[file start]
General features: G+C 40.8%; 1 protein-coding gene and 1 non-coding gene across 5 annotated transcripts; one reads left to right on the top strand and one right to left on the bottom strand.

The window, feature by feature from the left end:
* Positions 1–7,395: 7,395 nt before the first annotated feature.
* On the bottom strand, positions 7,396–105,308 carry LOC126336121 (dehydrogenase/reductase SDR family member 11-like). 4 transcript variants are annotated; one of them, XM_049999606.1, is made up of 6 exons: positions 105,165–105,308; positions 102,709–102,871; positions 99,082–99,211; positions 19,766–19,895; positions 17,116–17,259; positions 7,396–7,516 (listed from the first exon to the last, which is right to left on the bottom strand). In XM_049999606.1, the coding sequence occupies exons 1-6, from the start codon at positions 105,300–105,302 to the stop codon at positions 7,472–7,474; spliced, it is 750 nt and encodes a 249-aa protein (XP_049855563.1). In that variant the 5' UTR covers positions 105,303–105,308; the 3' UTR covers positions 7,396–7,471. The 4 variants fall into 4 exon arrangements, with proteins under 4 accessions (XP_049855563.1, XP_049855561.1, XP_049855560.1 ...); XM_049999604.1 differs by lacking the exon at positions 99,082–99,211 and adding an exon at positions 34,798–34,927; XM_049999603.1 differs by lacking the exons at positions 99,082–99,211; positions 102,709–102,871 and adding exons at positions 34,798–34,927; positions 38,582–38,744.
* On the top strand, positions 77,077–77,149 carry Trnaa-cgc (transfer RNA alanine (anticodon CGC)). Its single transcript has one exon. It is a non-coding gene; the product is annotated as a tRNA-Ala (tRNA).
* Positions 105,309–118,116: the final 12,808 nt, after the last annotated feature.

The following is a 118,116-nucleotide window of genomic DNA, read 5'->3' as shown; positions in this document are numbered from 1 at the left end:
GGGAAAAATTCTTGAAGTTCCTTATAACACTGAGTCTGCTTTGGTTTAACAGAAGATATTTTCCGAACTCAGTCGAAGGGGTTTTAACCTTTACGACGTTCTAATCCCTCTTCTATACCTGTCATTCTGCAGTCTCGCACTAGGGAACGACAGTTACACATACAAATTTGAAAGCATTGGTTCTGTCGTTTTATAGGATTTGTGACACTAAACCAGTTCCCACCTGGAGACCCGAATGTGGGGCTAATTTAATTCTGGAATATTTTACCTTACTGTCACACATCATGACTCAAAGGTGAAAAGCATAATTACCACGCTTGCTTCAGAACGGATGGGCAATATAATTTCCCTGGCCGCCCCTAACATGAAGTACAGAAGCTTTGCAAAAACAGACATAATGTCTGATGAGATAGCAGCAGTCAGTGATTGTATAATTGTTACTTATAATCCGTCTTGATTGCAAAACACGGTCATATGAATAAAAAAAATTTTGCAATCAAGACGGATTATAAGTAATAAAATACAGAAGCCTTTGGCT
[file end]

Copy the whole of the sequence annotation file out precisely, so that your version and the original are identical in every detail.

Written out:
General features: G+C 40.8%; 1 protein-coding gene and 1 non-coding gene across 5 annotated transcripts; one reads left to right on the top strand and one right to left on the bottom strand.

The window, feature by feature from the left end:
* Positions 1–7,395: 7,395 nt before the first annotated feature.
* On the bottom strand, positions 7,396–105,308 carry LOC126336121 (dehydrogenase/reductase SDR family member 11-like). 4 transcript variants are annotated; one of them, XM_049999606.1, is made up of 6 exons: positions 105,165–105,308; positions 102,709–102,871; positions 99,082–99,211; positions 19,766–19,895; positions 17,116–17,259; positions 7,396–7,516 (listed from the first exon to the last, which is right to left on the bottom strand). In XM_049999606.1, the coding sequence occupies exons 1-6, from the start codon at positions 105,300–105,302 to the stop codon at positions 7,472–7,474; spliced, it is 750 nt and encodes a 249-aa protein (XP_049855563.1). In that variant the 5' UTR covers positions 105,303–105,308; the 3' UTR covers positions 7,396–7,471. The 4 variants fall into 4 exon arrangements, with proteins under 4 accessions (XP_049855563.1, XP_049855561.1, XP_049855560.1 ...); XM_049999604.1 differs by lacking the exon at positions 99,082–99,211 and adding an exon at positions 34,798–34,927; XM_049999603.1 differs by lacking the exons at positions 99,082–99,211; positions 102,709–102,871 and adding exons at positions 34,798–34,927; positions 38,582–38,744.
* On the top strand, positions 77,077–77,149 carry Trnaa-cgc (transfer RNA alanine (anticodon CGC)). Its single transcript has one exon. It is a non-coding gene; the product is annotated as a tRNA-Ala (tRNA).
* Positions 105,309–118,116: the final 12,808 nt, after the last annotated feature.

The following is a 118,116-nucleotide window of genomic DNA, read 5'->3' as shown; positions in this document are numbered from 1 at the left end:
GGGAAAAATTCTTGAAGTTCCTTATAACACTGAGTCTGCTTTGGTTTAACAGAAGATATTTTCCGAACTCAGTCGAAGGGGTTTTAACCTTTACGACGTTCTAATCCCTCTTCTATACCTGTCATTCTGCAGTCTCGCACTAGGGAACGACAGTTACACATACAAATTTGAAAGCATTGGTTCTGTCGTTTTATAGGATTTGTGACACTAAACCAGTTCCCACCTGGAGACCCGAATGTGGGGCTAATTTAATTCTGGAATATTTTACCTTACTGTCACACATCATGACTCAAAGGTGAAAAGCATAATTACCACGCTTGCTTCAGAACGGATGGGCAATATAATTTCCCTGGCCGCCCCTAACATGAAGTACAGAAGCTTTGCAAAAACAGACATAATGTCTGATGAGATAGCAGCAGTCAGTGATTGTATAATTGTTACTTATAATCCGTCTTGATTGCAAAACACGGTCATATGAATAAAAAAAATTTTGCAATCAAGACGGATTATAAGTAATAAAATACAGAAGCCTTTGGCT